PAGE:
Saturday, March 4, 2017

Teaching Long Division Partial Quotient Method



As a teacher of 4th grade for over 20 years, I can tell you that long division is easily the most challenging 4th grade math calculation your students will learn. It involves a complicated (sometimes confusing) algorithm and requires a strong fluency of basic facts for not just for division, but also multiplication, and subtraction, too. To master the steps as a student requires a lot of practice, repetition, and perseverance.  To teach it takes preparation and a lot of patience.


I imagine that the way I feel beginning my long division unit must be a lot like our music teacher feels when she is first starting to teach her students to play the recorder.  Like listening to 25 squeaky recorders, you know teaching long division going to be little painful for you for a couple of days.  




But, after some practice and the students build their confidence, they'll soon be dividing large numbers with the greatest of ease.  But for those first few days, just take a deep breath and try go to your happy place...



About three years ago, I began to teach my students the partial quotient method for long division.  I had seen this method before, and I can admit that scoffed at it as being a gimmicky and convoluted way of doing long division. [Insert cranky, old man voice] "This wasn't how I learned to divide in school." 



I was hesitant to show students a method that I thought was always going to be a slower and less accurate method for calculation. (I was wrong about both).  I was also troubled by the fact that did not have one "right" way for solving a division problem, making it a little trickier to explain.  Fortunately, I eventually overcame my stubbornness and started teaching this method.  As I did, I began to see its merits. 


So why teach this method?
As I've taught the partial quotient method for a few years now, students have reaped the benefits in several ways.  First, it really helps them improve their mental math skills as it gives excellent practice for multiplying times 10's 100's and 1000's.  Second, it inherently teaches students how to estimate with division as they become adept at choosing the greatest "friendly multiple" to work toward building up to the dividend.  Finally, a big advantage from the standard algorithm is that is is much more forgiving.  That is, with the standard method there is just one right way to do a problem.  One mistake = WRONG.  With the partial quotient method, poor estimation just means that the student will do the steps more times.  He should eventually still get to the correct solution.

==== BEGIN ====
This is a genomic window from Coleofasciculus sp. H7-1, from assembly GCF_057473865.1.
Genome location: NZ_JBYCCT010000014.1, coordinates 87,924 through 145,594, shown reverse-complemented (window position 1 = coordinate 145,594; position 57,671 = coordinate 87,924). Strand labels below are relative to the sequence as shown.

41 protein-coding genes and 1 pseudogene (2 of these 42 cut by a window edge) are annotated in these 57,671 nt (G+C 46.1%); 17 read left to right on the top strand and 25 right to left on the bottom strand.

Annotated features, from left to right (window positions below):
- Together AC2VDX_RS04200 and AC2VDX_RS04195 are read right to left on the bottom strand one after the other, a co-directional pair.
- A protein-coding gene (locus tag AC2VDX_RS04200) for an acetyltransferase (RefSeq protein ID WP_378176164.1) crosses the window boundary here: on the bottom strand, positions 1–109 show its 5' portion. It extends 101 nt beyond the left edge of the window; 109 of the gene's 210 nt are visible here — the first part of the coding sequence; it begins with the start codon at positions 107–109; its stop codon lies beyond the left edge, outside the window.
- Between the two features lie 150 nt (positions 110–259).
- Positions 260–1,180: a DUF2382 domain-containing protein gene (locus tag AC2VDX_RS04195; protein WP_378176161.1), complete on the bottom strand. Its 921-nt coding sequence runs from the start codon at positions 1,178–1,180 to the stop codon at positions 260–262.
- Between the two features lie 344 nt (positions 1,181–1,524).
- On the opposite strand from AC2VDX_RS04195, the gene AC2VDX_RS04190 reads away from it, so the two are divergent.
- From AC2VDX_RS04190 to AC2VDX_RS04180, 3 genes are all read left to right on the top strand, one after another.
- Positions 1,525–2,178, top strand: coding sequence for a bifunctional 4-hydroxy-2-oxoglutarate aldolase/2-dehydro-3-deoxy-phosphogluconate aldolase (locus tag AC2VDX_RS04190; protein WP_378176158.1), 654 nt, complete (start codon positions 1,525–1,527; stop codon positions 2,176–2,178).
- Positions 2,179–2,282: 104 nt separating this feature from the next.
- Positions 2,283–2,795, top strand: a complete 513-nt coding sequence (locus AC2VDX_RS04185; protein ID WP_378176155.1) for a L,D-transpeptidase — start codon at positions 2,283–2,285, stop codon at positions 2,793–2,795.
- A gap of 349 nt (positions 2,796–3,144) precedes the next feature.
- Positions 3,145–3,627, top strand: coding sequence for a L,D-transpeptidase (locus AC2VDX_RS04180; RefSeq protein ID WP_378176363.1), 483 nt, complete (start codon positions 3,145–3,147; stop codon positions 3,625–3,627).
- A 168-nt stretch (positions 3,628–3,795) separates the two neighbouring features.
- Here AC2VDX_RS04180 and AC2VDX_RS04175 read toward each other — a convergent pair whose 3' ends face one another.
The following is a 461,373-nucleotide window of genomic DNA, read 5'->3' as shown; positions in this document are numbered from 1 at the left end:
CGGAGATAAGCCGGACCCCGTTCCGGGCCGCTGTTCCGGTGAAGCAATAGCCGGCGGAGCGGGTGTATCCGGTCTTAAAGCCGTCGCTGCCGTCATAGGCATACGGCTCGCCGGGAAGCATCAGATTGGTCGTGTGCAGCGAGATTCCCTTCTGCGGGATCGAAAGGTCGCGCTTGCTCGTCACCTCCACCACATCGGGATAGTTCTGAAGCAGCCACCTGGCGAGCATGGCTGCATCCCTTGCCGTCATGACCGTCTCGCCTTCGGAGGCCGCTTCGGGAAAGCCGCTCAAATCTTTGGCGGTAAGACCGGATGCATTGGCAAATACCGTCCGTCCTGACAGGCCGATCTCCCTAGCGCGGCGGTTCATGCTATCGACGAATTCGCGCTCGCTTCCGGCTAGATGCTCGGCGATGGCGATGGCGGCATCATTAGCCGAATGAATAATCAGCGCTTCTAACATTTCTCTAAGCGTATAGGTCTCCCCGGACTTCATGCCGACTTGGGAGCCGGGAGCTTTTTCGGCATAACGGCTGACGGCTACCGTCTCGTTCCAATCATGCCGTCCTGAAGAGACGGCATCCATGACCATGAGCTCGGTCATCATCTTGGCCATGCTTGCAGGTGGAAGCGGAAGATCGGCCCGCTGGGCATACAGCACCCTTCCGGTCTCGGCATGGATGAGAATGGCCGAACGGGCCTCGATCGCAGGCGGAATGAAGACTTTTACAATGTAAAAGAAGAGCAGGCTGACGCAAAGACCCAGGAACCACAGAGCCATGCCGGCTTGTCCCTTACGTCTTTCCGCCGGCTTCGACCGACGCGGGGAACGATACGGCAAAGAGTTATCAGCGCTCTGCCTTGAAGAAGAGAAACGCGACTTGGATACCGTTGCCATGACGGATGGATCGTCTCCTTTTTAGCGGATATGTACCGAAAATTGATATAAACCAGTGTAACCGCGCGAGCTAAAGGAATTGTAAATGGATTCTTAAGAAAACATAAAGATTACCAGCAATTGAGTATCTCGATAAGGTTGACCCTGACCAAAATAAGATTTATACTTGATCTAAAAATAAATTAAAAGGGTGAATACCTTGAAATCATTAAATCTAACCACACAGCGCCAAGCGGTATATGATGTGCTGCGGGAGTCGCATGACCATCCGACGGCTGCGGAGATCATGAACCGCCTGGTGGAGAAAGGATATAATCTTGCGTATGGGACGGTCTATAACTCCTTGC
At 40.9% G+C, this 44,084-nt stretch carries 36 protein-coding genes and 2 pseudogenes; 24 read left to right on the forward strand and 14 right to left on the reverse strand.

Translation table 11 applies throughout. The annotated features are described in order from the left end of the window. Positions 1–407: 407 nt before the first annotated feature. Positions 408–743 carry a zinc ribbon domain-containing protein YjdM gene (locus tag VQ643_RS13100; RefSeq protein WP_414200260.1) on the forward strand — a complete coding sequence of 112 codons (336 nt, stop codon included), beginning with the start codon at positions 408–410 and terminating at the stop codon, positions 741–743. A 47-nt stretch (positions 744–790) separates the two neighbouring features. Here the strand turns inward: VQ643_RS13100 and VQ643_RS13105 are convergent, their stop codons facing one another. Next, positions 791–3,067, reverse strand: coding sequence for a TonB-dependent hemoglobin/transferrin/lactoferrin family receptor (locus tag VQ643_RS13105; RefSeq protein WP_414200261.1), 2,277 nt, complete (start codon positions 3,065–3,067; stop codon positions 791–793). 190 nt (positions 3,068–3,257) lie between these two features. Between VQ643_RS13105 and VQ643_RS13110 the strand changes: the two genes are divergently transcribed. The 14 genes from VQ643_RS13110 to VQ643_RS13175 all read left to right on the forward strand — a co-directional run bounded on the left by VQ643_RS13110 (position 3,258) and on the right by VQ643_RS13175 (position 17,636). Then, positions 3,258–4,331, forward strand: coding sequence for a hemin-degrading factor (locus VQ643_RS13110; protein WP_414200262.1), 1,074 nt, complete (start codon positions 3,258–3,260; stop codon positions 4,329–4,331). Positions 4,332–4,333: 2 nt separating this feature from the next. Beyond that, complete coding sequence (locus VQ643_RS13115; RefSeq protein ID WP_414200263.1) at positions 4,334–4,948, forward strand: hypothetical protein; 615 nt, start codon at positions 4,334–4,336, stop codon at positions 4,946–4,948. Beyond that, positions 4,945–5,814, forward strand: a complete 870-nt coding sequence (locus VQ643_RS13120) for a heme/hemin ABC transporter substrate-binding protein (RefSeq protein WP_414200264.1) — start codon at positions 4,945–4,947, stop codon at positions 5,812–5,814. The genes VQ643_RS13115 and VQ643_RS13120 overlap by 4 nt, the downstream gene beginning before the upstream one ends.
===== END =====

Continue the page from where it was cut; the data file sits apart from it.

Fair warning though, of all of the work I send home for homework, this is the one that will most commonly come back with a parent note/e-mail asking, "What is this?" or saying, "I don't know how to help my child with this."  I have even spotted Facebook posts from my parents with cynical comments about not understanding this new "common core math" and questioning why we aren't teaching it the "old-fashioned way", etc...


a Facebook post from one of my student's parents


One way I try to help students (and parents) with this problem is by sending Learn  Zillion assignments home.  Learn Zillion is a wonderful series of online videos and lessons (similar to the more well known Khan Academy) that can be used to help teach topics in common core math or ELA.  I'm a big fan of them.



Check out this link to see an excellent example of a video lesson teaching using this method.
https://learnzillion.com/assignments/GX6TR8V

I also like to begin by using this great product from the Math Nut which uses excellent worksheets to introduce this skill.



I have also created some products of my own including:

A Kahoot game to practice





FREEBIE: QR Coded task cards for Long Division Using the Partial Quotient Method (sampler)



QR Coded Task Cards for Long Division Using the Partial Quotient Method




Want more long division?  Who could get enough?  Check out this post with tricks and tips for teaching students the "old-fashioned way" of dividing (ie. the standard long division algorithm.)



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